[Python-ideas] Yield-From: Finalization guarantees
jh at improva.dk
Tue Mar 31 01:22:22 CEST 2009
Greg Ewing wrote:
> Nick Coghlan wrote:
>> Well, in theory people are meant to be writing "except Exception:"
>> rather than using a bare except or catching BaseException - that's a big
>> part of the reason SystemExit, KeyboardInterrupt and GeneratorExit
>> *aren't* Exception subclasses.
> Yes, it probably isn't something people will do very
> often. But as long as GeneratorExit is documented as
> an official part of the language, we need to explain
> how we're dealing with it.
As my last (flawed) example shows, it is easy to accidently convert the
GeneratorExit (along with any other uncaught exception) to a
StopIteration if you are using a finally clause. You don't need to
explicitly catch anything. Code that does this should be considered
broken. Not so much because it is swallowing GeneratorExit, but because
it swallows *any* exception. I don't think we should add special cases
to the yield-from semantics to cater for broken code.
I even think it might have been a mistake in PEP 342 to let close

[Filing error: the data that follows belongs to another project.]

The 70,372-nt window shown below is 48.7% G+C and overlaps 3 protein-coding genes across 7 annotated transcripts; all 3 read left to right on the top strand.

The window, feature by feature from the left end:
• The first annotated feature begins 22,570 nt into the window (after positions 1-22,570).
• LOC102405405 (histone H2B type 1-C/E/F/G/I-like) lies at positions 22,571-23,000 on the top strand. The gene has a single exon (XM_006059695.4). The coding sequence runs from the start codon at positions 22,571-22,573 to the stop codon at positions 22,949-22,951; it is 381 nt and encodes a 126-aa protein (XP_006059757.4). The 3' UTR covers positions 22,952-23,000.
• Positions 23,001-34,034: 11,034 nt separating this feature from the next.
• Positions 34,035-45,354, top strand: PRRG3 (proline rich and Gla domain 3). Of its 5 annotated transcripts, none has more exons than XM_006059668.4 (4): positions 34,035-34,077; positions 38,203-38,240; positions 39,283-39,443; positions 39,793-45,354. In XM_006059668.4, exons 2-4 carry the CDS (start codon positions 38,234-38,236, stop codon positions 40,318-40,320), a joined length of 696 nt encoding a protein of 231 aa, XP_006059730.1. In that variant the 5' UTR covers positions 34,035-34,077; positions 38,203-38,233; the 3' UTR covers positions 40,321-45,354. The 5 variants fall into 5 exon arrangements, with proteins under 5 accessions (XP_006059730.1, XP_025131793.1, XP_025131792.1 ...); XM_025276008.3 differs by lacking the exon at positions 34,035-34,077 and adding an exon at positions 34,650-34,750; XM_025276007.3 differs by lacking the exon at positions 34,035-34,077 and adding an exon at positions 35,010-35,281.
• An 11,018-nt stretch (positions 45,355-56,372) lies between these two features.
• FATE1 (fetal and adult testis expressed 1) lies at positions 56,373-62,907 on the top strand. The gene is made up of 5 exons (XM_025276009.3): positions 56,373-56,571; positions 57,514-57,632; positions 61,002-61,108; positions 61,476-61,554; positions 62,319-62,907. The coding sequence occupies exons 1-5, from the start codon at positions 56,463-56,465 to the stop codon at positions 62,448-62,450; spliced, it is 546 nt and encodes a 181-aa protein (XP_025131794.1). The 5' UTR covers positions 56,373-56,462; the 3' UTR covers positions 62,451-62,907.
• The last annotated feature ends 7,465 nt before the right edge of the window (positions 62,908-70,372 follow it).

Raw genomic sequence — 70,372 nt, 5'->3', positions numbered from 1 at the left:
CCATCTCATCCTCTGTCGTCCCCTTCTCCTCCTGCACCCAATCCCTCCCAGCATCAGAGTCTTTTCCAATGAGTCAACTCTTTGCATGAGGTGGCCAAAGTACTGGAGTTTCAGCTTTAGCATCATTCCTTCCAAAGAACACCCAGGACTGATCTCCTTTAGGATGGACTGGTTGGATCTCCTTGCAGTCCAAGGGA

swallow StopIteration. It might have been better if a throw to an
already-closed generator just raised the thrown exception, and close
only swallowed GeneratorExit. That way, you would quickly discover that
the generator was swallowing exceptions because a call to close would
cause a StopIteration. With that definition, we would consider any
generator that did not (under normal conditions) raise GeneratorExit
when thrown a GeneratorExit to be broken. Had that been the definition,
I think we would long ago have agreed to let yield-from treat
GeneratorExit like any other exception.
Unfortunately that is not how things work, and I am afraid that changing
it would "break" too much code. I put "break" in quotes, because I think
most such code is already broken in the sense that it can swallow
exceptions that it shouldn't, such as KeyboardInterrupt and SystemExit.
Even without changing throw and close, I still think we should forward
GeneratorExit like any other exception, and not do anything special to
reraise it or call close on the subiterator. To me that sounds like the
cleaner solution, and it is what the inlining principle suggests. It is
unfortunate that you have to be a bit more careful about not swallowing
GeneratorExit, but I think that care is needed anyway to avoid
swallowing other exceptions as well.
> BTW, how official *is* it meant to be? There seems to
> be very little said about it in either the Language or
> Library Reference.
> The Library Ref says it's the "exception raised when a
> generator's close() method is called". The Language Ref
> says that the close() method "allows finally clauses to
> run", but doesn't say how that is accomplished.
> And I can't find throw() mentioned anywhere!
All the generator methods are described here:
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